More than 11,000 children are dead in the ongoing conflict in Syria - 10 percent of all fatalities. Hundreds of thousands of children are displaced, either inside Syria or as refugees in Jordan, Lebanon, Turkey, and elsewhere. According to the United Nations, more than 9 million Syrians — out of a total population of 21 million — need humanitarian assistance. The war rages, despite efforts in Geneva to negotiate a resolution.
Two weeks ago, five Syrian Christian leaders visited Washington, D.C. These clergy met with members of Congress to share their perspectives. During a meeting with a bipartisan group of senators, the delegation discussed the situation of Syrian Christians (about 10 percent of the population), and urged the U.S. not to supply military aid to any party, each of which commits atrocities. Senator John McCain (R-Ariz.) objected to their statements and stormed out of the room. He eventually was persuaded by one of the Syrian clergy to come back in and listen.
The Christian community in Syria comprises Orthodox, Catholics, and Protestants. The road to Damascus is where Paul became Christian, and Antioch, formerly a major center of the early Church, was where Jesus' followers were first called Christian. Today, some Syrian Christians still speak Syriac, the language Jesus spoke.
In this tragic war, Syrian Christians have experienced brutality by foreign Islamic extremists, despite centuries of good relations with their Syrian Muslim neighbors. Churches have been attacked, and Christian communities decimated and uprooted. Even so, the churches of Syria and in the Middle East offer emergency aid to any Syrian who needs it — Muslim and Christian alike.
In the Za`atari refugee camp in northern Jordan, more than half are women and children. The children there, like Syrian children everywhere, have suffered unimaginable trauma. They have witnessed their loved ones killed. They hear the stories of those deaths graphically repeated. They attend classes in the makeshift U.N. schools, even as they face the elements of winter insufficiently clothed or sheltered, without a way to heat their tents.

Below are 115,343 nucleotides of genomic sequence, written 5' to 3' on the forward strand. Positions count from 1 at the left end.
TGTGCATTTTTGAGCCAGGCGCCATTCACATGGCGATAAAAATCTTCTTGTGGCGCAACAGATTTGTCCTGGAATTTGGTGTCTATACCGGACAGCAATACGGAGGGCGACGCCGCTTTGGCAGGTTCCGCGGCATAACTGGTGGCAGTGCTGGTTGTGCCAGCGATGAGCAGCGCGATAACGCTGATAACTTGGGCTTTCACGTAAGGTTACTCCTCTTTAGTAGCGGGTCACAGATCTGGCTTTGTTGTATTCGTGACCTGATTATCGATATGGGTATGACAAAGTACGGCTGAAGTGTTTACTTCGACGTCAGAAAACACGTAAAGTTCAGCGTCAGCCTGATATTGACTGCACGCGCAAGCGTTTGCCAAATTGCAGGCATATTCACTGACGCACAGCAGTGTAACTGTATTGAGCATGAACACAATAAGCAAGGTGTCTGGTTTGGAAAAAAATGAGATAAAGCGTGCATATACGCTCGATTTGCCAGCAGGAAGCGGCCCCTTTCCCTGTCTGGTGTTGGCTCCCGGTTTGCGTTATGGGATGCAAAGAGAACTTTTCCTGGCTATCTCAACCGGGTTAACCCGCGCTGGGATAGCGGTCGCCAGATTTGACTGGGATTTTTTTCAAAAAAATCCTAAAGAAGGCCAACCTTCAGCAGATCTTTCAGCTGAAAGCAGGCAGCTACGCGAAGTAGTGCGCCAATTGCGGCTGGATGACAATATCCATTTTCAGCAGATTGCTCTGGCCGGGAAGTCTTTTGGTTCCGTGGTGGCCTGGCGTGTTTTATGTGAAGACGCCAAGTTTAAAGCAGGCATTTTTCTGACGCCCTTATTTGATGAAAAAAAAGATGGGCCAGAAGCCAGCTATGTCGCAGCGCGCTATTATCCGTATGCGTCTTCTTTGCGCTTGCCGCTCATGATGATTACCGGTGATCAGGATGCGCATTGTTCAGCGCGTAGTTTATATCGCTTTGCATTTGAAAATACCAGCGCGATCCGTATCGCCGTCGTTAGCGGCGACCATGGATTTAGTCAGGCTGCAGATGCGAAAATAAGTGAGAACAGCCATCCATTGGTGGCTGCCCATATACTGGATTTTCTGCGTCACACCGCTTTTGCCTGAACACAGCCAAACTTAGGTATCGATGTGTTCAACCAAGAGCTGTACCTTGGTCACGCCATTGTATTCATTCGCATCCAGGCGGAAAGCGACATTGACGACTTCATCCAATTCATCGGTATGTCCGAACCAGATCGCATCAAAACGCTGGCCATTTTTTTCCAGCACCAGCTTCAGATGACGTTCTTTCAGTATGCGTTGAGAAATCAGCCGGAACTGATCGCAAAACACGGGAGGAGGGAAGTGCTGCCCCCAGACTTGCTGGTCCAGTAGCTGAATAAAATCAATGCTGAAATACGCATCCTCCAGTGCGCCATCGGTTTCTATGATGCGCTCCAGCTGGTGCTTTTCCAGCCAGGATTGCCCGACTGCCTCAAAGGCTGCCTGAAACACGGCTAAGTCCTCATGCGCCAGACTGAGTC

Jesus said, "Suffer little children, and forbid them not to come unto me, for of such is the kingdom of heaven." The dual meaning of this translation is poignant and appropriate, for it suggests the suffering of being denied one's innocence, and the incumbency to welcome and honor all unconditionally. In war, children lose their innocence; everyone grows distrustful. Jesus' message is one of trust and goodness, not of suspicion or antagonism.
The late Greek Orthodox Patriarch Hazim, of Antioch and All the East, once told a delegation I led while in Damascus, "We [Middle Eastern and American Christians] need each other as incarnate brothers and sisters, not as abstractions. Americans must know there are human beings in the Middle East whose lives are at stake."
The solution to this crisis is not more arms; the fighting factions have demonstrated the futility of armed battle. The Syrian war and the myriad calamities suffered by all God's children as a result must end. We must listen, and respond, to the people who live every day amid the horrors and hardships of this war, and those who offer welcome relief to all.
You can find additional updates on Syria via Global Ministries.
Dr. Peter Makari is the Area Executive for the Middle East and Europe for Global Ministries of the United Church of Christ and Christian Church (Disciples of Christ).
View this and other columns on the UCC's Witness for Justice page.
Donate to support Justice and Witness Ministries.
Click here to download the bulletin insert.